Problem with Acronis True Image Home v 9.0 and Boot Magic v 8.0

Discussion in 'Acronis True Image Product Line' started by Nosmas, Sep 12, 2006.

Thread Status:
Not open for further replies.
  1. Nosmas

    Nosmas Registered Member

    Joined:
    Aug 18, 2006
    Posts:
    9
    Location:
    Surrey UK
    My system is WXP Home - SP2 (fully up to date), AVG Free anti-virus and Sygate Personal Firewall.

    When I upgraded my system (new motherboard, replaced 10GB Fujitsu HDD with WD 80GB HDD and added WD 80GB External HDD USB2) about 15 months ago I divided the new HDD into 5 partitions and labelled them W98SE, WXPMAIN, WXPTEST, DATA PARTN (M:) and XPIMAGES (N:) and formatted each partition FAT32 using Partition Magic. One of the first three partitions becomes drive C: and the other two are hidden according to which OS to boot into is selected from Boot Magic. The multi-booting under BM has been running without any problems since the upgrade. Recently I re-installed the Fujitsu HDD, deleted all the contents and re-formatted the entire disk FAT32.

    I recently purchased a boxed copy of ATI and when I found it was Build 2302 I downloaded and installed the latest Build 3677. Subsequently I successfully made full images of WXPMAIN and Drive M: onto folders on the External HDD. I then wanted to test the Restore function, but in case anything ‘went wrong’ I did not want to restore to and overwrite the main OS on WXPMAIN, but wanted to prove what can be done if a disaster strikes, rather than wait till the disaster is upon me, so I restored to the Fujitsu disk - i.e. the restored image was all that was on the disk. I then configured BM (including Options > Advanced Partition Hiding in order to boot from a partition that is NOT on the FIRST HDD) to include the OS on the Fujitsu in its menu as XPBackup, but when I selected that option on a reboot it failed to boot up and went into a cycle of starting the boot process but failing to boot into the selected option.

    Researching the problem led me to these threads: - One, Two and Three and from my understanding of the points discussed I deduced that my problem might be resolved if the image was restored to a disk, the layout of which ‘mimicked’ that of the disk from which the image was first made. So with the aid of PM I created ‘dummy’ small but empty partitions on the Fujitsu, one before and three after the position occupied by the restored image. Unfortunately this made no difference and BM behaved in exactly the same way i.e. recycling through the boot process.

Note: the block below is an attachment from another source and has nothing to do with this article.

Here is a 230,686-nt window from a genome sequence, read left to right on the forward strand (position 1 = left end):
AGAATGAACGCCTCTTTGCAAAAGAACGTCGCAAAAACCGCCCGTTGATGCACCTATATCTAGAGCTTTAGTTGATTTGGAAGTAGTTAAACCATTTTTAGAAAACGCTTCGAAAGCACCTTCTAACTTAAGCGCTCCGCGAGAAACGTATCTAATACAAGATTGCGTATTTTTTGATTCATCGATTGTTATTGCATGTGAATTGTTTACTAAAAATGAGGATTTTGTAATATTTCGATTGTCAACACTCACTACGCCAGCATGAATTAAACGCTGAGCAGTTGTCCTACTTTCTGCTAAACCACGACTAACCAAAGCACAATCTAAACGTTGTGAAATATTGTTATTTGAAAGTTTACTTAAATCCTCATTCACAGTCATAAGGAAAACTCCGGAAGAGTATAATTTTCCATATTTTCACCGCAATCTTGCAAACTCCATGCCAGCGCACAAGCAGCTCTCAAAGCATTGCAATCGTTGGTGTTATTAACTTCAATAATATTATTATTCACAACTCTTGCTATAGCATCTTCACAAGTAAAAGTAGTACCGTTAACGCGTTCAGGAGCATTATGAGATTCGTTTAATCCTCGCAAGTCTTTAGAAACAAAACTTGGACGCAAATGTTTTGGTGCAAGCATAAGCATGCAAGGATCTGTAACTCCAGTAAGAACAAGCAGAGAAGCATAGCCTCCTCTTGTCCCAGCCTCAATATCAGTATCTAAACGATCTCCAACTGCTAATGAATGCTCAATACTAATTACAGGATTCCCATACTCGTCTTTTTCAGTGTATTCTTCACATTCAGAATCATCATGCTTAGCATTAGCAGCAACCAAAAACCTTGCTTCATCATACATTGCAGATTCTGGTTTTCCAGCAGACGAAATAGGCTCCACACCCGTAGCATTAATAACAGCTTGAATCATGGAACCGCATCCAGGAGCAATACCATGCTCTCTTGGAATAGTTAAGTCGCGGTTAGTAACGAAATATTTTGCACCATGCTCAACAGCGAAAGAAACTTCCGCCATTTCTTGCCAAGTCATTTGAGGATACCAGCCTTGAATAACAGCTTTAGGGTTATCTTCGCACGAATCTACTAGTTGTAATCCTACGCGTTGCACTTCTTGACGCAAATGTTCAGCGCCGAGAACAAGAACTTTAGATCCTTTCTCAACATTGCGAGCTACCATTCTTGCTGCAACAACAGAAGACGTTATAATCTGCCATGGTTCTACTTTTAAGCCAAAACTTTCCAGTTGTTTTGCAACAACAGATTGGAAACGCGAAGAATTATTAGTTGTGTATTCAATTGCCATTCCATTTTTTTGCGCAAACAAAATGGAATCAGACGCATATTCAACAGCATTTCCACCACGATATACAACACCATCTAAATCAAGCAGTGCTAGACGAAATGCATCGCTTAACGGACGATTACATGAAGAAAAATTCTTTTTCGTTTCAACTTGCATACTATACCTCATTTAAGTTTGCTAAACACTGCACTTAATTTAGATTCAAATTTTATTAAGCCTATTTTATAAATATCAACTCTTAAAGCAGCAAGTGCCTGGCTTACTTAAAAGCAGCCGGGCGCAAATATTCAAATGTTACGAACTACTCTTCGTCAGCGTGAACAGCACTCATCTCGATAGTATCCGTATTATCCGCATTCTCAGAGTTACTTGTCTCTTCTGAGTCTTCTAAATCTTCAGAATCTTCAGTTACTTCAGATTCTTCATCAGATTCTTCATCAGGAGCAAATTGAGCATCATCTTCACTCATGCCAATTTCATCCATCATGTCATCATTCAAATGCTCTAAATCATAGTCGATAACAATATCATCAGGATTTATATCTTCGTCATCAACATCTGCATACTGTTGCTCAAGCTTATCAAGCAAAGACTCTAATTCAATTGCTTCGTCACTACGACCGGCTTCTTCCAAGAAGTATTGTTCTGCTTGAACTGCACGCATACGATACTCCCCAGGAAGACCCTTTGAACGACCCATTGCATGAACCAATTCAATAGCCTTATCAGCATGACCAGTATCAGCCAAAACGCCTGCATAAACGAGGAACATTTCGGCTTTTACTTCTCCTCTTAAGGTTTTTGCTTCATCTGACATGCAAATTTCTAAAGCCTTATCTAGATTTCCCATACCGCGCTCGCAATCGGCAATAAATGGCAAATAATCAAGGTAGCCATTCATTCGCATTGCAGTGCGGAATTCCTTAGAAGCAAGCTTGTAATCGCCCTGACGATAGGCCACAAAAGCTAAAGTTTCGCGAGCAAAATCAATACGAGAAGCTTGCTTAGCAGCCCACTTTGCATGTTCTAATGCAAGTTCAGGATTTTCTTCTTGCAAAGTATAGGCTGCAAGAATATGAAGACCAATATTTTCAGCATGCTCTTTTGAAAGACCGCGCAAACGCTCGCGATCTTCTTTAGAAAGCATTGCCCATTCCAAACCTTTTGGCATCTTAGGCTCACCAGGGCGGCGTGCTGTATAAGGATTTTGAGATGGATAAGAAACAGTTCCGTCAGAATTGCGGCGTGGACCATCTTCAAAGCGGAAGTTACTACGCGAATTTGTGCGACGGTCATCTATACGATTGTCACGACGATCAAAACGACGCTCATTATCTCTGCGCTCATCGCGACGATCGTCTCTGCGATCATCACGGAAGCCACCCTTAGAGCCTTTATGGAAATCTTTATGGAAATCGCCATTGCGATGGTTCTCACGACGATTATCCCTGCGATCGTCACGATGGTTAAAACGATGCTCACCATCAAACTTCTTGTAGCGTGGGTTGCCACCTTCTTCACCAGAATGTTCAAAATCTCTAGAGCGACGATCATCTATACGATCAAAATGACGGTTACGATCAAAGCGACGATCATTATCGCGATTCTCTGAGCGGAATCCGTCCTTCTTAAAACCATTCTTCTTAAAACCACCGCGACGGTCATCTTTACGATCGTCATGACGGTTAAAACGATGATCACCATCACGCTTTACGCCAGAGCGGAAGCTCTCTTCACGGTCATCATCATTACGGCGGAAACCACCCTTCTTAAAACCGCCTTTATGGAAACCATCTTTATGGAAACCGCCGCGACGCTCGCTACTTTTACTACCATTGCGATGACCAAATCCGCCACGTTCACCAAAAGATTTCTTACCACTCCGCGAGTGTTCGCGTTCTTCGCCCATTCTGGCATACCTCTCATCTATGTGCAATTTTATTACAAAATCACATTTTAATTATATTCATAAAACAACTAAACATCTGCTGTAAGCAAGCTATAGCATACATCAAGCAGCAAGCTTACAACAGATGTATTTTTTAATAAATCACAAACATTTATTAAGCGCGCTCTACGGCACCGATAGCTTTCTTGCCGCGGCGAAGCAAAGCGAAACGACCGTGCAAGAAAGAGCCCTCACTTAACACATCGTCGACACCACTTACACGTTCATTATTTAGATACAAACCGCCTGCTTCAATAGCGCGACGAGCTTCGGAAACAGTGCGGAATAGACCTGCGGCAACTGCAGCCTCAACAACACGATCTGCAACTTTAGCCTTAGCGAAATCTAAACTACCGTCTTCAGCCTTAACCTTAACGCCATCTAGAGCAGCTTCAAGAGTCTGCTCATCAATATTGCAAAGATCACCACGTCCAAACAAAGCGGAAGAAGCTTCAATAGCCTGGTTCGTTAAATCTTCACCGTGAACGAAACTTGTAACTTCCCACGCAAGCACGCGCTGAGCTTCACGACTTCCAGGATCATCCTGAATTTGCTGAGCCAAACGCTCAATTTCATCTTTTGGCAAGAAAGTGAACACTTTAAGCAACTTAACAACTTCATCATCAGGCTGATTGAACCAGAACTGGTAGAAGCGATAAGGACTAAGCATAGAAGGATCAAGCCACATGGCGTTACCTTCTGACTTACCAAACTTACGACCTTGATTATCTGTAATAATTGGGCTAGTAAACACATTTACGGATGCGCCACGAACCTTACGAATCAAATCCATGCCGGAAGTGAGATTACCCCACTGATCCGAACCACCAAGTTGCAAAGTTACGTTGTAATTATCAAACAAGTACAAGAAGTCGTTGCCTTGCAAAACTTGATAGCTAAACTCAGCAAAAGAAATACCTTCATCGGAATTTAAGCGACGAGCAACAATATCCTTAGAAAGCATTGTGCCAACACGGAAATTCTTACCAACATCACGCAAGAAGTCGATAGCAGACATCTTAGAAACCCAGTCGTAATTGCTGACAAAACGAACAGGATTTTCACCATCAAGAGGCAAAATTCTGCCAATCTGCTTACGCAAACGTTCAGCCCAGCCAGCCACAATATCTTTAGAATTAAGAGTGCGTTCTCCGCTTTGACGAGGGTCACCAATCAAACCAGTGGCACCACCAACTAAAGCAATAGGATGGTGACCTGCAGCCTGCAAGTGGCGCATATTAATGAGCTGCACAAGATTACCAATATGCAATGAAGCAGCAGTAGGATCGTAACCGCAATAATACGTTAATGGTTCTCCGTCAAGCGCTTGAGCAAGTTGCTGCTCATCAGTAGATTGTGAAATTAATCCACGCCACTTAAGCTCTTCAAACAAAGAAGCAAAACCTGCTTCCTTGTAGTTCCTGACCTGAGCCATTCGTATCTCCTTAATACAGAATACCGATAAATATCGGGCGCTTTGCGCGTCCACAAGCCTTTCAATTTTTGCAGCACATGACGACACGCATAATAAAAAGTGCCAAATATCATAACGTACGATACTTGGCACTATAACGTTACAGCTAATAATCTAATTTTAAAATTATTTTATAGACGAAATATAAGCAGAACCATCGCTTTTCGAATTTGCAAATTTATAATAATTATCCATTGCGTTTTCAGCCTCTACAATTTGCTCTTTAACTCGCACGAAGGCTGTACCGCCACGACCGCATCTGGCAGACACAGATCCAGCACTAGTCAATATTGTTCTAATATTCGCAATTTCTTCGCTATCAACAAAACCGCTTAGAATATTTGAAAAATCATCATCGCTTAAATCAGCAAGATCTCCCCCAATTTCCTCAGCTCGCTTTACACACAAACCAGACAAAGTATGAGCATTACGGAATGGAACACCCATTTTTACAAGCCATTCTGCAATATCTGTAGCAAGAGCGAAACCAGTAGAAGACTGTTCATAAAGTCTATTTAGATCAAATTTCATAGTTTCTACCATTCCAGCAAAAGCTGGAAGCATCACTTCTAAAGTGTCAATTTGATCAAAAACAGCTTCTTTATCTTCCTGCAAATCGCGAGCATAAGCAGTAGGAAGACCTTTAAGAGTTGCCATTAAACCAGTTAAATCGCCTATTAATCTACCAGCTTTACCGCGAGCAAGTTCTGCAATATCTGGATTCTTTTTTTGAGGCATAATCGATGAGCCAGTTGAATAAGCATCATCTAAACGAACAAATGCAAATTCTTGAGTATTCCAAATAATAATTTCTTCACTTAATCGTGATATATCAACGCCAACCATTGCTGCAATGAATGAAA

As an aside to the main problem, one annoying feature of ATI is that it insists on changing the label of the target restore partition to that of the imaged partition so that one ends up with an identically labelled partition on BOTH HDD’s. If NOT restoring to the original partition it would be useful to have the option of cancelling the change of name.

    Has anyone experienced similar problems to those related above and found a solution? If not are there any suggestions for testing the restore procedure WITHOUT overwriting the partition from which the image was made?
     
    Last edited by a moderator: Sep 12, 2006
  2. Nosmas

    Nosmas Registered Member

    Joined:
    Aug 18, 2006
    Posts:
    9
    Location:
    Surrey UK
    In the absence of any responses I have been mulling over my problem and am beginning to think it may have something to do with the MBR (Master Boot Record). I must admit my knowledge of that subject is rather lacking, and I would appreciate input from someone whose knowledge/experience is superior to mine.

    I had always thought that in any PC system there was only one MBR, but it now occurs to me that probably there is an MBR (or at least the space to accommodate one) for EACH HDD on the system. Q1 – Is my supposition correct?

    I assume that on a brand new disk the first physical sector on the HDD is blank and only when an OS is installed on that disk will something be written to the MBR. Q2 – Correct?

    The installation of a second (or more) new HDD’s will not have any impact on the MBR of the first disk, and the first sector of each of the new disks will remain blank until such time as an OS is installed on one of them. Q3 – Correct?

    Once a disk has had an OS installed on it the MBR will retain its information even though the disk is ‘wiped clean’ and re-formatted. Q4 – Correct?